Origins of Gut Inflammation Found in Specific Cell Type
Scientists have discovered that processes taking place within a particular intestinal cell type called the Paneth cell are linked to the development of inflammation in a portion of the small intestine in mice. The resulting inflammation is similar to that seen in a form of human Crohn’s disease. Crohn’s disease, a form of inflammatory bowel disease that can affect the small or large intestines, is thought to result from an interplay between genetic susceptibility factors, such as those that affect immune function, and environmental factors, such as gut microbes. For example, one genetic mutation associated with Crohn’s disease occurs in the ATG16L1 gene, which is linked to an important process called “autophagy,” or “self-eating.” Cells use autophagy to reduce cellular stress by degrading and recycling extraneous or malfunctioning components. This genetic mutation also causes dysfunction in Paneth cells, which are known primarily for protecting against harmful gut microbes by secreting antimicrobial molecules. Why autophagy or Paneth cell dysfunction might be important in Crohn’s disease, however, was unknown.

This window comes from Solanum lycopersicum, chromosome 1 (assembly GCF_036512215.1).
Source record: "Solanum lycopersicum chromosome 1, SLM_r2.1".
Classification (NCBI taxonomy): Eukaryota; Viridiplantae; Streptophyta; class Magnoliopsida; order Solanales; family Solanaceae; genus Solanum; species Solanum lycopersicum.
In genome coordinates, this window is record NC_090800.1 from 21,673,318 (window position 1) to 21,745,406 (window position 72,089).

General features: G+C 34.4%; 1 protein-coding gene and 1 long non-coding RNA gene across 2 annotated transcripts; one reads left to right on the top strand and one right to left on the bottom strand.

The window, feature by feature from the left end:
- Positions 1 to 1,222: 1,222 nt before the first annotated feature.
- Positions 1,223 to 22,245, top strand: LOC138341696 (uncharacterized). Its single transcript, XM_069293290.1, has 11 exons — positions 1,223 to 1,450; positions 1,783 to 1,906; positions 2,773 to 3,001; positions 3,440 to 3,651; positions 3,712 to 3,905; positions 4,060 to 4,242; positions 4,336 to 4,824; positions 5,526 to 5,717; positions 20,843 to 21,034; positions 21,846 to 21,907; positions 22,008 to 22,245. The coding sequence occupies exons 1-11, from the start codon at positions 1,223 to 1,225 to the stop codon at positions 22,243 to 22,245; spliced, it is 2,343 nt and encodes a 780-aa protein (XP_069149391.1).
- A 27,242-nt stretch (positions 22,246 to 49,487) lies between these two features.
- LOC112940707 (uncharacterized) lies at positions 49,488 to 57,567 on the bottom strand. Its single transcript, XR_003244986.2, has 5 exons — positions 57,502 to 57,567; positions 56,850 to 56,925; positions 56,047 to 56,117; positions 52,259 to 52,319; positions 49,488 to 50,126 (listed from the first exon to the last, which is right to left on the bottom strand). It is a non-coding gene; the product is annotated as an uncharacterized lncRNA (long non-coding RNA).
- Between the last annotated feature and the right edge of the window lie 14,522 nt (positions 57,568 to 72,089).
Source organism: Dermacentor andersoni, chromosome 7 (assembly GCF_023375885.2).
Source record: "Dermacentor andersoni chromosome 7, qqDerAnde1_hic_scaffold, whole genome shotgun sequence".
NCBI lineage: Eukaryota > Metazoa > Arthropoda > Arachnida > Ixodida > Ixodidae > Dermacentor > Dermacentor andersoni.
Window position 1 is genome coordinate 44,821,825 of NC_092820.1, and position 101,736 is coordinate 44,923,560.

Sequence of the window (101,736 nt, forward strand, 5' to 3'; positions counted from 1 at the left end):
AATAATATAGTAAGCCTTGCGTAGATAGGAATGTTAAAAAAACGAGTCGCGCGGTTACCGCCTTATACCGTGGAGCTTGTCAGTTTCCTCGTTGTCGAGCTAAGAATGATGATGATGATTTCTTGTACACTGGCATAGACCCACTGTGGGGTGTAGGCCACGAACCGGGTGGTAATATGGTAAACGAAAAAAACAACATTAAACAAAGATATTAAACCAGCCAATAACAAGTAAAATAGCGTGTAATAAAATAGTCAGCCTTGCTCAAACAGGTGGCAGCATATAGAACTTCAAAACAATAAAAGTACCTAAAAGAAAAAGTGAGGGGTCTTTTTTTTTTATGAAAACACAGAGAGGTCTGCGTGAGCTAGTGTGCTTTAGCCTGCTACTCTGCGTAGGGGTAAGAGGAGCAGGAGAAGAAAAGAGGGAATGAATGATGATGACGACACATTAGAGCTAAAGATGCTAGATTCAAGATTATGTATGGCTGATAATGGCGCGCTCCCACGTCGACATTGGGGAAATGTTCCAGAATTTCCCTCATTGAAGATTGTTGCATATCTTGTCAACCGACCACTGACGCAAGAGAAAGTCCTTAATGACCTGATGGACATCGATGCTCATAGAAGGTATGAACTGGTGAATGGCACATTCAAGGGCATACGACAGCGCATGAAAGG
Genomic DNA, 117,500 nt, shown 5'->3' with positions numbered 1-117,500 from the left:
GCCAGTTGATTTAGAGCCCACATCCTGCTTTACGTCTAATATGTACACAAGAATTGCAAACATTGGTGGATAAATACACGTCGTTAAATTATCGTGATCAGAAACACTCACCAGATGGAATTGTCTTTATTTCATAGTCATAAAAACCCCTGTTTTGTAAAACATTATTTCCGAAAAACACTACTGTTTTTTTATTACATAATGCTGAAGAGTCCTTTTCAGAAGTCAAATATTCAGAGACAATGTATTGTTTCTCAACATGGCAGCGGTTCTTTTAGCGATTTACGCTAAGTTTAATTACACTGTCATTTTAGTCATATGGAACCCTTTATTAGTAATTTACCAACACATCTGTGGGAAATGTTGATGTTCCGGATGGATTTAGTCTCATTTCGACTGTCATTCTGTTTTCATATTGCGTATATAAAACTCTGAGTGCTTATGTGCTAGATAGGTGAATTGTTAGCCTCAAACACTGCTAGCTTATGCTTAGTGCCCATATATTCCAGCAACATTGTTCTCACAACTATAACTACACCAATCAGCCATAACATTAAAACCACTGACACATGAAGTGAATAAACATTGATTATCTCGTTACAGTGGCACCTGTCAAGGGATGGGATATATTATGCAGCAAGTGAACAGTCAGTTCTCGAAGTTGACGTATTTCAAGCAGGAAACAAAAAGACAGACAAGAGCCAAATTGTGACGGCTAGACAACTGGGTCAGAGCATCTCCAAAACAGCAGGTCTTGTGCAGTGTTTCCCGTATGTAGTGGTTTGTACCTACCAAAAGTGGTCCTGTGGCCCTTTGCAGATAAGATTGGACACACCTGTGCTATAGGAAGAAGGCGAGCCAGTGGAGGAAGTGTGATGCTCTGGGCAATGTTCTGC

A team of researchers delved into how problems with processes such as autophagy occurring in intestinal cells might relate to the development of gut inflammation. Working with a series of mouse models genetically engineered to lack certain proteins important for autophagy and other processes in their intestinal cells, the team showed that turning off both the Atg16L1 gene and a gene involved in monitoring proper protein structures resulted in reduced autophagy and increased stress in Paneth cells. Additionally, these animals exhibited a severe, spontaneous form of inflammation in the small intestine that closely mimicked cases of human Crohn’s disease. This study sheds new light on the key cellular and genetic factors, and processes such as autophagy, that are involved in intestinal inflammation, particularly in Crohn’s disease occurring within the small intestine. These findings offer important clues that may lead to better diagnosis and management of this form of inflammatory bowel disease in the future.